Tuesday, February 26, 2008

Weirder and Weirder

As the political season progresses, more and more oddities appear.

We have for the first time in US history a woman who has a chance at being nominated for the Presidency and a black man who has a chance of being nominated for the Presidency. There are those in the US who will not support the idea of a woman or a black President, regardless of who the individuals are. There are those who will not support the particular woman candidate or the particular black candidate. Frankly, I don’t think that because a relative few American hold those feelings says very much about our society, although I’m fairly sure that a few people will disagree with me.

And, perhaps more relevantly, there are also those who will vote for a woman candidate precisely because she is a woman, and there are also those who will vote for a black candidate precisely because that candidate is black. I think that says a lot more about our society than the other side of this issue. Factions in the US have been so successful at inculcating individual Americans with their particular point of view on such things as race and feminism that more than a few people will be convinced that either a black President or a female President is needed right now.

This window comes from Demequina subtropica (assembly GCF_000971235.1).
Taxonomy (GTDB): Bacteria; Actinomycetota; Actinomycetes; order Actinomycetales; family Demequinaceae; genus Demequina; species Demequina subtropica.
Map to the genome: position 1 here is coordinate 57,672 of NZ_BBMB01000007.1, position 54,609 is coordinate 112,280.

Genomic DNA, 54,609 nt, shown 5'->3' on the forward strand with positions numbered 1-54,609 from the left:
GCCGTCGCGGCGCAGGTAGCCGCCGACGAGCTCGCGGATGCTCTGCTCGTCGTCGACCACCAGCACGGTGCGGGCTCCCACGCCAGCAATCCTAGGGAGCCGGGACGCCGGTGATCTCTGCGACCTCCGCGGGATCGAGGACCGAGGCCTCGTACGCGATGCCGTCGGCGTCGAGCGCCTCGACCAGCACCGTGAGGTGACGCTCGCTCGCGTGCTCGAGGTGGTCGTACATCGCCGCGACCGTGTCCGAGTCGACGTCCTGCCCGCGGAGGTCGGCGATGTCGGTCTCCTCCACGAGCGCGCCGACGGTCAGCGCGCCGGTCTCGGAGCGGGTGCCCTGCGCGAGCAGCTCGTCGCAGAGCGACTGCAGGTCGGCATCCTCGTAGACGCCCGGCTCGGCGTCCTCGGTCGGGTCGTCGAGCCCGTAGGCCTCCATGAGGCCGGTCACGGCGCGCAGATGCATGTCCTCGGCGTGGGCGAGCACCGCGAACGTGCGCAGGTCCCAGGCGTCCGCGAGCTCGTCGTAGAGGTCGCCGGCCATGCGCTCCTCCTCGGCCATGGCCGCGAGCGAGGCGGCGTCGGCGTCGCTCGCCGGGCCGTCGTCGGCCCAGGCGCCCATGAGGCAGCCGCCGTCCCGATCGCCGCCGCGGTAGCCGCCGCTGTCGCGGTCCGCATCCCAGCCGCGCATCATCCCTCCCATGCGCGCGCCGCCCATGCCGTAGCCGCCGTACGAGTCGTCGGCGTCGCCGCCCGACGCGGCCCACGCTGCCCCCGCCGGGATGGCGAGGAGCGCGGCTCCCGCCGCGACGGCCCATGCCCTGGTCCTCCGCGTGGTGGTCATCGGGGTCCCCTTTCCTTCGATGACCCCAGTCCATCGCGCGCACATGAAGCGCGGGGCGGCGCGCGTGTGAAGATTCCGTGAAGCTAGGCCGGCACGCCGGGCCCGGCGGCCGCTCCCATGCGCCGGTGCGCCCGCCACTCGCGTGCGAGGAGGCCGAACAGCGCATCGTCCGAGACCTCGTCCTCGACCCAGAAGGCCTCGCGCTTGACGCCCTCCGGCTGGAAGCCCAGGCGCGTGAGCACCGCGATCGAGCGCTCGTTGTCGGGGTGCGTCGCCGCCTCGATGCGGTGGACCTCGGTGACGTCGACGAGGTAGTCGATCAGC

And we also have a strange evolution of the Clinton political machine from a finely honed juggernaut into a series of gaffs hardly anyone could have predicted that may have sunk Hillary Clinton’s candidacy. The Clintons have controlled the Democrat Party for more than 10 years, and way back when this eternal campaign began Sen. Clinton was thought to be a shoe-in for the nomination. And yet today she is trailing an opponent who has far less experience than Sen. Clinton claims to have, and who was a virtual unknown when this campaign began.

How could such a thing have happened? Is it possible that those long years of dominance in the Democrat Party have lulled the Clintons into a false sense of security? Could they have underestimated the opposition or overestimated their power and appeal?

Those questions are better answered by people better informed than I. One thing I do feel confident in saying is that the rest of this campaign will be interesting viewing into the thinking of the American people, and an interesting exercise in the political process.

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